The A-Z of Pilates - H is for the Hundred

The Hundred is one of Joseph Pilates’s classic mat exercises, and in a typical classically based Pilates class it usually performed early on as a dynamic warm up for the abdominals and lungs. It is quite a challenging exercise to do it in its truest form, requiring co-ordination of breath with a hundred beating movements of the arms whilst at the same time, engaging the core and extending the legs away from the body at a 45 degree angle to the floor. Luckily it is also a very easy exercise to adapt, but before asking new clients to tackle it, my preference is to set lots of different slow and controlled abdominal exercises over the course of several weeks first of all. This way everyone has the chance to build up the appropriate level of strength over a period of time, to be able to perform any adapted or full version of the Hundred safely and correctly.


When looking through some of my photos and videos from my adventures last summer, I came across a clip of me having a go at a sequence of variations of the Hundred whilst on deck and moored at a marina. Just click on the photograph below to have a look! 


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How to do the Hundred:


Remember, to check with your GP or health practitioner if you have any health medical condition which may affect your ability to exercise, and always practice according to your own level of fitness and ability. 


Lie on your back with the knees bent, hip width apart and with your feet parallel. Your arms are lengthening down by the sides of your body so that there is space between your ears and shoulders. Pull you ribs down towards top of your hips, zipping up the pelvic floor and flattening down the abdominals to create a strong core connection.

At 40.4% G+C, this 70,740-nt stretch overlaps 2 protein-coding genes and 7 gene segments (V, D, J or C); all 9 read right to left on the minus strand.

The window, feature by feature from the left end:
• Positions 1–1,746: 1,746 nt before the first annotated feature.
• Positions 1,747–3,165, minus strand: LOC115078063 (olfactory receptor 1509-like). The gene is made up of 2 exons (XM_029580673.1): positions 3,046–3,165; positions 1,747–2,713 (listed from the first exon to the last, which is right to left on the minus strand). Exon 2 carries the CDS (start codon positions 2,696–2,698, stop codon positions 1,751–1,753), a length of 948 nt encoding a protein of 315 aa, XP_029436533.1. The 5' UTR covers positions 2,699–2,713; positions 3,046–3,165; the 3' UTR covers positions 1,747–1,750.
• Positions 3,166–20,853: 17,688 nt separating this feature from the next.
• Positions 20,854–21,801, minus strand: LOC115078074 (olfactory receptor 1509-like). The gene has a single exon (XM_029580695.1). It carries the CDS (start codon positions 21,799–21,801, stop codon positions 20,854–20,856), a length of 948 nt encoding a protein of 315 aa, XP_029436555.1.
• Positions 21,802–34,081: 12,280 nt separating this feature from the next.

• Float right leg off the floor into a 90 degree tabletop position; the knee is directly over the hip and the shin is level. Keeping the back down and the abdominals engaged float the left leg away from the floor too, so that both legs are now in double knee fold tabletop position.
  • Inhale to lengthen the back of the neck and on exhale nod your head forward and peel your upper back away from the mat in a curl up. Hover the arms just off the mat lengthening towards the opposite wall. Anchor the core connection making sure abdominals are down and not doming upwards towards the ceiling.
  • Dynamic version: Make small controlled beats with the arms up and down, moving from the shoulder and focusing on a downward dynamic of movement. Breathe in for five counts and out for five counts; this is one set of 10. Imagine the arms are wooden posts on small springboards splashing water without flapping from the elbows or wrists.
  • Slow version:  Do not beat the arms. Take a slow breath in for five counts and out for five counts. At the same time hover the arms and lengthen the fingers towards opposite wall and focus on core connection control.
  • Maintain core engagement throughout and focus on keeping pelvis anchored down and still. The shoulder, hip and knees should stay in alignment with the knees and legs stable and the arms long.
  • To finish the exercise, bring your knees towards your chest and then lower your head to mat. Lower your legs back down to the mat one at a time.




1. Perform the exercise with the feet remaining on the floor, hip width apart and with the feet parallel. Maintain your rib to hip core connection throughout, keeping your waist long and your back in neutral, so that the tailbone is lengthened on the floor without curling under. Avoid flexing at the hips and curling the tailbone under, and ‘doming’ the abdominals towards the ceiling.

2. Support the head with one hand behind it and use just one arm to beat. Or support the head with both hands and perform the slow version without the arm beats. 

This entry was posted on January 9, 2018